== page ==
- I wish I was one of those moms who had the courage to nurse without a cover. Why? Because we won’t get comfortable with breastfeeding until we see more of it. It’s the basic concept of desensitization – we get less distressed/uncomfortable/excited/etc. by something the more often or longer we are exposed to it. If we saw women nursing uncovered every day, in all settings, it would stop being an issue. It would just be. So, to all you moms nursing in public without a cover (and those nursing with one, too) – NURSE ON, MOMMAS!
No one asks bottle feeding moms to put a blanket over their babies’ head while they give a bottle in public. Most moms would feel really ridiculous doing this. No one asks bottle feeding moms to go in a different room to feed their babies. Most moms would quickly realize how isolating and inconvenient this is. I bet you wouldn’t take your lunch in a changing room to eat alone or put a blanket over your head while you eat. So why are nursing moms so often expected to do these things?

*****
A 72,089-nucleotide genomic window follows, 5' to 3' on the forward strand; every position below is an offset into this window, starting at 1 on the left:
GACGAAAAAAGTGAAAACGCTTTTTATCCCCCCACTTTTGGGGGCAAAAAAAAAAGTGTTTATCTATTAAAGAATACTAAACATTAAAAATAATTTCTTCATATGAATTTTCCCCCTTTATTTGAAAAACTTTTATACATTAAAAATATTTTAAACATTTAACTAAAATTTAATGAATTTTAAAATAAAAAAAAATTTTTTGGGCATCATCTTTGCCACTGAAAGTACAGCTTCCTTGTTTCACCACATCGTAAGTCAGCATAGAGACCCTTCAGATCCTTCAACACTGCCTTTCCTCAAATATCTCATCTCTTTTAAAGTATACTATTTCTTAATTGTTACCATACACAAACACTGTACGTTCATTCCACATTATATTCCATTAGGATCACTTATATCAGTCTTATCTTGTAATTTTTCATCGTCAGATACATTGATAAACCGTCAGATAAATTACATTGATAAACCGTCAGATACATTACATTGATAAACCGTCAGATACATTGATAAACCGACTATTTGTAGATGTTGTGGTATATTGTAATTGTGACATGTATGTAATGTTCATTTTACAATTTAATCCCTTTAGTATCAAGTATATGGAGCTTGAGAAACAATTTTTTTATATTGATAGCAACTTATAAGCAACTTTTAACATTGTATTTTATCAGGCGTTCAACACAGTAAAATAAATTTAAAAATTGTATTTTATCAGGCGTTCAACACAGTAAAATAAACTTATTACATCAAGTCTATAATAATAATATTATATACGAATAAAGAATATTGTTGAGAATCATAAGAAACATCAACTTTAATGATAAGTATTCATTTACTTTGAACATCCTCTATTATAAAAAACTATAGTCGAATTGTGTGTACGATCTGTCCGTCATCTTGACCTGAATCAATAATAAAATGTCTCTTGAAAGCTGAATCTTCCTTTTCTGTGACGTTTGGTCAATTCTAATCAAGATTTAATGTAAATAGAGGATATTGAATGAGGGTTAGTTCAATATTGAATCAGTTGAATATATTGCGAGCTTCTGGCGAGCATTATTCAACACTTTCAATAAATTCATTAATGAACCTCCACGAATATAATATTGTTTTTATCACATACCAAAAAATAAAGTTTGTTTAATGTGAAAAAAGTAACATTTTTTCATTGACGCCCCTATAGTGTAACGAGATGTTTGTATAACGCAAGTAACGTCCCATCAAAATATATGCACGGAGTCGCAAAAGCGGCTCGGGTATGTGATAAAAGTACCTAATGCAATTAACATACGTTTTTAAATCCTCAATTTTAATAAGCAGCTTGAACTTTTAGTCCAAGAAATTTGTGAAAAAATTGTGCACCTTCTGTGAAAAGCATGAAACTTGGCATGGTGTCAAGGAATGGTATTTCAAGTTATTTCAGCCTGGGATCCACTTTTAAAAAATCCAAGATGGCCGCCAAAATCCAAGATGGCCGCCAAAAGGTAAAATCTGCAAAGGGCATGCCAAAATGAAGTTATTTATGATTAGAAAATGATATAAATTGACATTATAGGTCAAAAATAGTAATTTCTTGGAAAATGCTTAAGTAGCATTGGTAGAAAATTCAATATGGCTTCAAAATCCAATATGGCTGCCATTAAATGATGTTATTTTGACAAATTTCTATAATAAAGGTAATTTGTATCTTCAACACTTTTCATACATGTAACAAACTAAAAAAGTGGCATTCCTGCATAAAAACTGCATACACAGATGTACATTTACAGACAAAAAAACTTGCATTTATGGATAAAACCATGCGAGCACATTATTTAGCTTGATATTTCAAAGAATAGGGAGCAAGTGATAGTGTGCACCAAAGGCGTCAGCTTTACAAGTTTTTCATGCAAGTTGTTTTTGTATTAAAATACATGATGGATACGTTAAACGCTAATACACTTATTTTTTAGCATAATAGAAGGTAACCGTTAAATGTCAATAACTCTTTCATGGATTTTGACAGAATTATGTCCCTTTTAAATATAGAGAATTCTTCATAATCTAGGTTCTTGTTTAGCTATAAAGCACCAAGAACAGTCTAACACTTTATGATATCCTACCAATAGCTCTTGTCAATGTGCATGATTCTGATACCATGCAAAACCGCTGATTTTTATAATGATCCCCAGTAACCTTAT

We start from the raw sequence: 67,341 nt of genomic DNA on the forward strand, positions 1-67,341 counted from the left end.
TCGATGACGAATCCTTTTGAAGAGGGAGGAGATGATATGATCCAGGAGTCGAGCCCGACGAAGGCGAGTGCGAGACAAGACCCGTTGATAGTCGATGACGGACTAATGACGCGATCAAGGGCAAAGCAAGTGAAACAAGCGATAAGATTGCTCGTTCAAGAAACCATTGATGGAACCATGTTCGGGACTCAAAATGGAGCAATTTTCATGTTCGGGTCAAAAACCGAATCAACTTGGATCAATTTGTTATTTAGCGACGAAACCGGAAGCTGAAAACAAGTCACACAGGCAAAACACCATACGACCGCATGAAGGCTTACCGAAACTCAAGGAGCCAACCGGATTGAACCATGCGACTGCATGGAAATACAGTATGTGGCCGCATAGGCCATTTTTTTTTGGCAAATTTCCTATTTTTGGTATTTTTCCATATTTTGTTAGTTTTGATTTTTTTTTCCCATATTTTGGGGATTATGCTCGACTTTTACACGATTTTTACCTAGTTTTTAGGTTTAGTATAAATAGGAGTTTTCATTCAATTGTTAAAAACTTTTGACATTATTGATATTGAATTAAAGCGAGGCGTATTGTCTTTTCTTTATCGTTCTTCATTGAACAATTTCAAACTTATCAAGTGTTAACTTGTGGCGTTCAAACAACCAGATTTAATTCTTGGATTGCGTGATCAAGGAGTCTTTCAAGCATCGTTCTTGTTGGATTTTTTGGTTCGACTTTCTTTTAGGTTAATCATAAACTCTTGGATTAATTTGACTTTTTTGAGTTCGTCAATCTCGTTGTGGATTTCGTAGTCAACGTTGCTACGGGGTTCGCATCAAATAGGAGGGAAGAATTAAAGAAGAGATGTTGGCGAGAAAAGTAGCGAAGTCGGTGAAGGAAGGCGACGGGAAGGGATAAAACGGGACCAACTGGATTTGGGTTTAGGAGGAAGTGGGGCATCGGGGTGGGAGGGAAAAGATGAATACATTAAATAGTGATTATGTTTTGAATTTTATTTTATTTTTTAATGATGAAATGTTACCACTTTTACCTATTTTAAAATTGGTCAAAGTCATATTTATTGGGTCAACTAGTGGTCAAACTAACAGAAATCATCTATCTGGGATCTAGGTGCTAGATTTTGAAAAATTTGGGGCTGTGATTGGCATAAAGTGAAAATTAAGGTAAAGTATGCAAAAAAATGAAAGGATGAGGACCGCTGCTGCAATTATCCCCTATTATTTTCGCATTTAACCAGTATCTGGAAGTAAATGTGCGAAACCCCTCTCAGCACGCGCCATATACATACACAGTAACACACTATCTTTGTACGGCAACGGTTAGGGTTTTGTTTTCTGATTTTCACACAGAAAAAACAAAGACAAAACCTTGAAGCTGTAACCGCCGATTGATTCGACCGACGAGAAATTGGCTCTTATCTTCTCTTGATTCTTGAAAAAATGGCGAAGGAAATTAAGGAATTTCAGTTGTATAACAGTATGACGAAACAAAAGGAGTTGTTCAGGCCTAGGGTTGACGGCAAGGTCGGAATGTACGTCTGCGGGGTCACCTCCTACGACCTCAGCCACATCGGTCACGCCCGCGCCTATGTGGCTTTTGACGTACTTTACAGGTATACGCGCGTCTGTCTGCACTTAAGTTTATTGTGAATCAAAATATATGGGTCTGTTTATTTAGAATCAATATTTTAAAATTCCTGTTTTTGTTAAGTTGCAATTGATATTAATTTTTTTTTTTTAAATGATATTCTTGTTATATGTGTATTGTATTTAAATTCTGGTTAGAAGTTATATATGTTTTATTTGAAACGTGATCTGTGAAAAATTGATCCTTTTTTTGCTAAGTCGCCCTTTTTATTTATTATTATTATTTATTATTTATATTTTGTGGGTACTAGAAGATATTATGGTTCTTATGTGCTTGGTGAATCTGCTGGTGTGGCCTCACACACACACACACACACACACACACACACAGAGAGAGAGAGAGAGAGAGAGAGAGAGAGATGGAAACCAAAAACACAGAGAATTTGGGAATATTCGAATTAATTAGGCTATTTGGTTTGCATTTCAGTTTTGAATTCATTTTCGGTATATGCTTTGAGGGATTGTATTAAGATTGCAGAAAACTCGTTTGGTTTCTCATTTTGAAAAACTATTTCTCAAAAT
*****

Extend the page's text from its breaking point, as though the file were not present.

Yes, I cover up. I don’t have to and I wish I didn’t feel the need to.
Great pages to check out:
- PhDinParenting – Covering up is a Feminist Issue (video version) and 50 Reasons for Breastfeeding Anytime, Anywhere
- Youtube video, “Nursing Etiquette”
- Best for Babes – Check out the FAQ on the Target Nurse-In and
- All but five states have laws protecting a woman’s right to breastfeed in public (Idaho, Michigan, South Dakota, Virginia, & West Virginia – y’all need to get up to speed!). Over half of these states specify that breastfeeding is not public indecency.